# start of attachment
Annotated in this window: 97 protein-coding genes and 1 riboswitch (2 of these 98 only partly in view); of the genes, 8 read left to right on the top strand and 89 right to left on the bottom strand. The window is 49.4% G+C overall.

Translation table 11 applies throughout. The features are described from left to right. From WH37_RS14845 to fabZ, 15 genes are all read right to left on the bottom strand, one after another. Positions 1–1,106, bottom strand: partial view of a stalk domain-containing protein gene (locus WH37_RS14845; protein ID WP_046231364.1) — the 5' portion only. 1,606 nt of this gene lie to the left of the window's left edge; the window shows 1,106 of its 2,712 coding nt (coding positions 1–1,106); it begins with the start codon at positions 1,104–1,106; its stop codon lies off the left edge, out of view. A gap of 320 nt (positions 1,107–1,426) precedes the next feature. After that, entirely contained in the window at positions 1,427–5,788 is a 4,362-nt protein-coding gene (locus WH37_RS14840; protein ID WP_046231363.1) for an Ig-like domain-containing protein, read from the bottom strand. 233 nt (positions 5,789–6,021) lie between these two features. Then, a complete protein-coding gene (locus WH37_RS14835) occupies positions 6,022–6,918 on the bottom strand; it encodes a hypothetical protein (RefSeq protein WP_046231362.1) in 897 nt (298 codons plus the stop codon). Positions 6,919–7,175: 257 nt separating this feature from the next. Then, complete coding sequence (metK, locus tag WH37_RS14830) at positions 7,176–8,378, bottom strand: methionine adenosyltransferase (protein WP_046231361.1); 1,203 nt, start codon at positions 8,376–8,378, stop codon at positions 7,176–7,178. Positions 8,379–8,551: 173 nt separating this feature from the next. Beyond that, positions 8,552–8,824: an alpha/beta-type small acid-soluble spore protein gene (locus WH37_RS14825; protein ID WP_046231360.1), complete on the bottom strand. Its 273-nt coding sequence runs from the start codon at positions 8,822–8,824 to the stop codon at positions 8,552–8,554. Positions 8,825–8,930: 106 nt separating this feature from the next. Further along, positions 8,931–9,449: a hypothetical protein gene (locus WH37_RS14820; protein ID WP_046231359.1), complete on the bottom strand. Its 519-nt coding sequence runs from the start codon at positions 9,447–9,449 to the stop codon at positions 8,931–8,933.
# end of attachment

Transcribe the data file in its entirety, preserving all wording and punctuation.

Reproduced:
Annotated in this window: 97 protein-coding genes and 1 riboswitch (2 of these 98 only partly in view); of the genes, 8 read left to right on the top strand and 89 right to left on the bottom strand. The window is 49.4% G+C overall.

Translation table 11 applies throughout. The features are described from left to right. From WH37_RS14845 to fabZ, 15 genes are all read right to left on the bottom strand, one after another. Positions 1–1,106, bottom strand: partial view of a stalk domain-containing protein gene (locus WH37_RS14845; protein ID WP_046231364.1) — the 5' portion only. 1,606 nt of this gene lie to the left of the window's left edge; the window shows 1,106 of its 2,712 coding nt (coding positions 1–1,106); it begins with the start codon at positions 1,104–1,106; its stop codon lies off the left edge, out of view. A gap of 320 nt (positions 1,107–1,426) precedes the next feature. After that, entirely contained in the window at positions 1,427–5,788 is a 4,362-nt protein-coding gene (locus WH37_RS14840; protein ID WP_046231363.1) for an Ig-like domain-containing protein, read from the bottom strand. 233 nt (positions 5,789–6,021) lie between these two features. Then, a complete protein-coding gene (locus WH37_RS14835) occupies positions 6,022–6,918 on the bottom strand; it encodes a hypothetical protein (RefSeq protein WP_046231362.1) in 897 nt (298 codons plus the stop codon). Positions 6,919–7,175: 257 nt separating this feature from the next. Then, complete coding sequence (metK, locus tag WH37_RS14830) at positions 7,176–8,378, bottom strand: methionine adenosyltransferase (protein WP_046231361.1); 1,203 nt, start codon at positions 8,376–8,378, stop codon at positions 7,176–7,178. Positions 8,379–8,551: 173 nt separating this feature from the next. Beyond that, positions 8,552–8,824: an alpha/beta-type small acid-soluble spore protein gene (locus WH37_RS14825; protein ID WP_046231360.1), complete on the bottom strand. Its 273-nt coding sequence runs from the start codon at positions 8,822–8,824 to the stop codon at positions 8,552–8,554. Positions 8,825–8,930: 106 nt separating this feature from the next. Further along, positions 8,931–9,449: a hypothetical protein gene (locus WH37_RS14820; protein ID WP_046231359.1), complete on the bottom strand. Its 519-nt coding sequence runs from the start codon at positions 9,447–9,449 to the stop codon at positions 8,931–8,933.